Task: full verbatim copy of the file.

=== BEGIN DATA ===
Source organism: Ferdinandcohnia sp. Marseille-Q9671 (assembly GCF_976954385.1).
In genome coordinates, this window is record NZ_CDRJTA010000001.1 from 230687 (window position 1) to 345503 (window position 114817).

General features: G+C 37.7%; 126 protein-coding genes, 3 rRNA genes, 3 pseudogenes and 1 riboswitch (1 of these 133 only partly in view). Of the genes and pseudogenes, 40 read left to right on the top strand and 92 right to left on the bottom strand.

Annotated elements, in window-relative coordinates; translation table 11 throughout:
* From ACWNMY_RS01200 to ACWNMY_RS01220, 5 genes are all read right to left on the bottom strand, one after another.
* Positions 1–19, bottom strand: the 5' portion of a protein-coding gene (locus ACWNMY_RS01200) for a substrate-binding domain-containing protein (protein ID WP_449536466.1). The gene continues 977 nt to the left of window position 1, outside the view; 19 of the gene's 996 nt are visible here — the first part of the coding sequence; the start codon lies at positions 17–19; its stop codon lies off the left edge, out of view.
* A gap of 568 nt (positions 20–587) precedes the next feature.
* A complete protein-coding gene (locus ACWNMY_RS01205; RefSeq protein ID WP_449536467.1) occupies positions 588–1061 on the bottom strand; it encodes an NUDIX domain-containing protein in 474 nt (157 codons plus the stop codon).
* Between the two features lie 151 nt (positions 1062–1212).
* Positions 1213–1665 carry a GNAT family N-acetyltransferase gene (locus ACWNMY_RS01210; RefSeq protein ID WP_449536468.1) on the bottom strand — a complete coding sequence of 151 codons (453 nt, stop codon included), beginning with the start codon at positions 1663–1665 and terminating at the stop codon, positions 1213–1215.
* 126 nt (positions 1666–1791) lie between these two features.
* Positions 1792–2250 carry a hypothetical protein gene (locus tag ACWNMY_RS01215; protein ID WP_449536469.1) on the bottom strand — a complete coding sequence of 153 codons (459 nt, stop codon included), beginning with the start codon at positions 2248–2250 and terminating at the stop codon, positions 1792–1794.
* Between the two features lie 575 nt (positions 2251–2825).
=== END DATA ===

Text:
Source organism: Ferdinandcohnia sp. Marseille-Q9671 (assembly GCF_976954385.1).
In genome coordinates, this window is record NZ_CDRJTA010000001.1 from 230687 (window position 1) to 345503 (window position 114817).

General features: G+C 37.7%; 126 protein-coding genes, 3 rRNA genes, 3 pseudogenes and 1 riboswitch (1 of these 133 only partly in view). Of the genes and pseudogenes, 40 read left to right on the top strand and 92 right to left on the bottom strand.

Annotated elements, in window-relative coordinates; translation table 11 throughout:
* From ACWNMY_RS01200 to ACWNMY_RS01220, 5 genes are all read right to left on the bottom strand, one after another.
* Positions 1–19, bottom strand: the 5' portion of a protein-coding gene (locus ACWNMY_RS01200) for a substrate-binding domain-containing protein (protein ID WP_449536466.1). The gene continues 977 nt to the left of window position 1, outside the view; 19 of the gene's 996 nt are visible here — the first part of the coding sequence; the start codon lies at positions 17–19; its stop codon lies off the left edge, out of view.
* A gap of 568 nt (positions 20–587) precedes the next feature.
* A complete protein-coding gene (locus ACWNMY_RS01205; RefSeq protein ID WP_449536467.1) occupies positions 588–1061 on the bottom strand; it encodes an NUDIX domain-containing protein in 474 nt (157 codons plus the stop codon).
* Between the two features lie 151 nt (positions 1062–1212).
* Positions 1213–1665 carry a GNAT family N-acetyltransferase gene (locus ACWNMY_RS01210; RefSeq protein ID WP_449536468.1) on the bottom strand — a complete coding sequence of 151 codons (453 nt, stop codon included), beginning with the start codon at positions 1663–1665 and terminating at the stop codon, positions 1213–1215.
* 126 nt (positions 1666–1791) lie between these two features.
* Positions 1792–2250 carry a hypothetical protein gene (locus tag ACWNMY_RS01215; protein ID WP_449536469.1) on the bottom strand — a complete coding sequence of 153 codons (459 nt, stop codon included), beginning with the start codon at positions 2248–2250 and terminating at the stop codon, positions 1792–1794.
* Between the two features lie 575 nt (positions 2251–2825).